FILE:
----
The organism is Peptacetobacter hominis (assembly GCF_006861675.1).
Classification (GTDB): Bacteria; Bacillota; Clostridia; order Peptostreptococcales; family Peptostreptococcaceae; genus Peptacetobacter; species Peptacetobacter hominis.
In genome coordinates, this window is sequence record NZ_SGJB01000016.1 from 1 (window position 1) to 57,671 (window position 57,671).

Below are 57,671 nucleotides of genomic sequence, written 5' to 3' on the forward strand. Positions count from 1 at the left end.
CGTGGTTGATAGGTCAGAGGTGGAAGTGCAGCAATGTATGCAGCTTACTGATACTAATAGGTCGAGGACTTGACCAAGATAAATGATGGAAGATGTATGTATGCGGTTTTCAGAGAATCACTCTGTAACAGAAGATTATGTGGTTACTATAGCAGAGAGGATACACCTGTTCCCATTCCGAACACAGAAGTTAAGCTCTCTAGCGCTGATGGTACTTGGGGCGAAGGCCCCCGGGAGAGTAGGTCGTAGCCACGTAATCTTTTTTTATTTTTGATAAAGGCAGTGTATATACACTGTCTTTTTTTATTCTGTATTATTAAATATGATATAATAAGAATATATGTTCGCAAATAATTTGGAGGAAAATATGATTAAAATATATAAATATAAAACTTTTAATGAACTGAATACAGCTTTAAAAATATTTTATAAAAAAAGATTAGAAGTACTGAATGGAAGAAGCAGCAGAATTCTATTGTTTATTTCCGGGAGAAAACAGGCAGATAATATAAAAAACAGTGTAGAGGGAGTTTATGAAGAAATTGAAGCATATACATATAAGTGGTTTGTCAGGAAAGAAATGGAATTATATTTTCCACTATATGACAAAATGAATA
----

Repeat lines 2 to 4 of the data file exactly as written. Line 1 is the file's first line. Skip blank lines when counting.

Classification (GTDB): Bacteria; Bacillota; Clostridia; order Peptostreptococcales; family Peptostreptococcaceae; genus Peptacetobacter; species Peptacetobacter hominis.
In genome coordinates, this window is sequence record NZ_SGJB01000016.1 from 1 (window position 1) to 57,671 (window position 57,671).

Below are 57,671 nucleotides of genomic sequence, written 5' to 3' on the forward strand. Positions count from 1 at the left end.